Amortization period: The length of time it takes to pay off a mortgage in full. The longer the amortization period, the lower your payments will be. If your down payment is less than 20% of the purchase price of your home, the longest amortization you're allowed is 25 years, otherwise 30 years is permitted.
Mortgage term: The length of time that the options and interest rate you choose are in effect. It can be anywhere from 6 months to 10 years. When the term is up, you can renegotiate your mortgage and choose the same or different options.
Payment frequency: Payment frequency refers to how often you make your mortgage payments. You can also choose an accelerated payment schedule. Accelerated payments allow you to make the equivalent of one extra monthly payment each year. This can save you thousands, or tens of thousands of dollars in interest over the life of your mortgage.
Types of interest rates:
Open and closed mortgages:
Conventional and high-ratio mortgages:
Prepayment options: The ability to make extra payments, increase your payments or pay off your mortgage early without incurring a penalty. The more interest rates rise, the bigger portion of your monthly mortgage payments will go toward the interest versus the principal. Pre-payment privileges can help you pay down your mortgage faster.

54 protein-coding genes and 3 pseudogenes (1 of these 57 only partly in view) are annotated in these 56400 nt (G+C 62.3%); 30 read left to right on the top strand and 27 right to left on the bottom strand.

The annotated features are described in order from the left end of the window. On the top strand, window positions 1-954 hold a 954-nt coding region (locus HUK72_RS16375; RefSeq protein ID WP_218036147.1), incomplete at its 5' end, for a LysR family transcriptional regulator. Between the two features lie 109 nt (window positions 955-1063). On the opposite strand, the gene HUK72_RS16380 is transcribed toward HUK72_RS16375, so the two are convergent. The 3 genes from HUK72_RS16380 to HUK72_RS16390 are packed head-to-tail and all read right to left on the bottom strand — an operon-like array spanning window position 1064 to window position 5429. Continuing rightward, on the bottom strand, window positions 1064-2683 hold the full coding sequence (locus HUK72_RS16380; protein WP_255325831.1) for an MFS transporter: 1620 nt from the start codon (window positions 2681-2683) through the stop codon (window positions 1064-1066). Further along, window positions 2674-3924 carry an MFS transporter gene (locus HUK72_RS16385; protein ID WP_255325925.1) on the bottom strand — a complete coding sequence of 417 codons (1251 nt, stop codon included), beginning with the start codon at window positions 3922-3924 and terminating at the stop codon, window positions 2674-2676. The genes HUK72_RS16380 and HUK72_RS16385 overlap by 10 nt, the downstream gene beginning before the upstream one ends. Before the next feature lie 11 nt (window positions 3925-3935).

Portability: An option that allows you transfer or switch your mortgage to another home with little or no penalty when you sell your existing home. Mortgage loan insurance can also be transferred to the new home.
Mortgage stress test: The stress test exercise ensures that you can afford payments at a qualifying interest rate that is typically higher than the actual rate in your mortgage contract. This helps ensure that homebuyers won't take on too much debt and will have the means to make their mortgage payments if interest rates rise or their income decreases.
Consider choosing a broker vs. a bank. A Bank of Canada study found that using a mortgage broker could result in getting a lower mortgage rate than using the big banks. Why? Brokers have access to multiple lenders - therefore having access to even more competitive quotes.